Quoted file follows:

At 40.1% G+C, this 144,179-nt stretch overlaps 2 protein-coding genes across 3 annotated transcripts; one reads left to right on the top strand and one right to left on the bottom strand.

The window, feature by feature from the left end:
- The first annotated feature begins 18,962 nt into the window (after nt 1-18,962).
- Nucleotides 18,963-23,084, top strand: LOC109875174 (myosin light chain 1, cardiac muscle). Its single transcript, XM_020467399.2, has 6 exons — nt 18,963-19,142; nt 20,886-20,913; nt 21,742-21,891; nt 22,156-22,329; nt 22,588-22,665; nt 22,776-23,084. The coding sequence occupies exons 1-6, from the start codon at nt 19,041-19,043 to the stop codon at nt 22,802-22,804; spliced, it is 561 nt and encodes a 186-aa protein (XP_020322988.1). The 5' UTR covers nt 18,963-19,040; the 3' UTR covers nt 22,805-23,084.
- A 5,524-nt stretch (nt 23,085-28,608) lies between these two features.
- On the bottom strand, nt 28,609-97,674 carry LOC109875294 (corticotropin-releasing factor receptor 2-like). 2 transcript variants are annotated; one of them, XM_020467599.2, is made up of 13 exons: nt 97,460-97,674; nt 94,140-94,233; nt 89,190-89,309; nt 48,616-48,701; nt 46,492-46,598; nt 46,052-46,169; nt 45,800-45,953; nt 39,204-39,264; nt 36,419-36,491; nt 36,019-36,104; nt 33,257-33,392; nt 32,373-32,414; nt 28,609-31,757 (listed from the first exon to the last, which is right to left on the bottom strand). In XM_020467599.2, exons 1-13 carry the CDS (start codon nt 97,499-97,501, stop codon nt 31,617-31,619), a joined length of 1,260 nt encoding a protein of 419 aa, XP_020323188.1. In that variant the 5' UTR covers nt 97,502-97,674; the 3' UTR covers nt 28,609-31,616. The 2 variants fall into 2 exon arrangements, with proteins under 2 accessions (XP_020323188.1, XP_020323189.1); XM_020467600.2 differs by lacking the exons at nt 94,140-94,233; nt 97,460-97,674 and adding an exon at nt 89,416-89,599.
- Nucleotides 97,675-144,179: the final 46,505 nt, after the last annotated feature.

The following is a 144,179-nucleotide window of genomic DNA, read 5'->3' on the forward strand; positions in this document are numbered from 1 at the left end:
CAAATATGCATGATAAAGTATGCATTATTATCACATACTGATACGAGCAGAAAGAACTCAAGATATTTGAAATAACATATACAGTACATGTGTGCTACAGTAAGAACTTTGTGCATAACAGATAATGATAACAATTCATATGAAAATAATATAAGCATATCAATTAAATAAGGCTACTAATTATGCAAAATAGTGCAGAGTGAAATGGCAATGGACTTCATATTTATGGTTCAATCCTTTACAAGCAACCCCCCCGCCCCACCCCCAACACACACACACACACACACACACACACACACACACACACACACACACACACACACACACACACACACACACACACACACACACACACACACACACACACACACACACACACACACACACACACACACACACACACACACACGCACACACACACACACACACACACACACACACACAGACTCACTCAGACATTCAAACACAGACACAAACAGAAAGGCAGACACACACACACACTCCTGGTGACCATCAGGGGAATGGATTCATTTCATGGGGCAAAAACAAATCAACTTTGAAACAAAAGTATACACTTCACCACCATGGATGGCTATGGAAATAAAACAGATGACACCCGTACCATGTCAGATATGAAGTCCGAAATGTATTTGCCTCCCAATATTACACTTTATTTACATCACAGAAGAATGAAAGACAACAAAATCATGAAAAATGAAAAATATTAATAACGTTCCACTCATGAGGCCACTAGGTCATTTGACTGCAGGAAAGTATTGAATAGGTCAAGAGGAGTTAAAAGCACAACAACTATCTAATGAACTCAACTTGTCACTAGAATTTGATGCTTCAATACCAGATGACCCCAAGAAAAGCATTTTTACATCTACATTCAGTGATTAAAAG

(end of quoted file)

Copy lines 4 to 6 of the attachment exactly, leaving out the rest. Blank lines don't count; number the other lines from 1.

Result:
- Nucleotides 18,963-23,084, top strand: LOC109875174 (myosin light chain 1, cardiac muscle). Its single transcript, XM_020467399.2, has 6 exons — nt 18,963-19,142; nt 20,886-20,913; nt 21,742-21,891; nt 22,156-22,329; nt 22,588-22,665; nt 22,776-23,084. The coding sequence occupies exons 1-6, from the start codon at nt 19,041-19,043 to the stop codon at nt 22,802-22,804; spliced, it is 561 nt and encodes a 186-aa protein (XP_020322988.1). The 5' UTR covers nt 18,963-19,040; the 3' UTR covers nt 22,805-23,084.
- A 5,524-nt stretch (nt 23,085-28,608) lies between these two features.
- On the bottom strand, nt 28,609-97,674 carry LOC109875294 (corticotropin-releasing factor receptor 2-like). 2 transcript variants are annotated; one of them, XM_020467599.2, is made up of 13 exons: nt 97,460-97,674; nt 94,140-94,233; nt 89,190-89,309; nt 48,616-48,701; nt 46,492-46,598; nt 46,052-46,169; nt 45,800-45,953; nt 39,204-39,264; nt 36,419-36,491; nt 36,019-36,104; nt 33,257-33,392; nt 32,373-32,414; nt 28,609-31,757 (listed from the first exon to the last, which is right to left on the bottom strand). In XM_020467599.2, exons 1-13 carry the CDS (start codon nt 97,499-97,501, stop codon nt 31,617-31,619), a joined length of 1,260 nt encoding a protein of 419 aa, XP_020323188.1. In that variant the 5' UTR covers nt 97,502-97,674; the 3' UTR covers nt 28,609-31,616. The 2 variants fall into 2 exon arrangements, with proteins under 2 accessions (XP_020323188.1, XP_020323189.1); XM_020467600.2 differs by lacking the exons at nt 94,140-94,233; nt 97,460-97,674 and adding an exon at nt 89,416-89,599.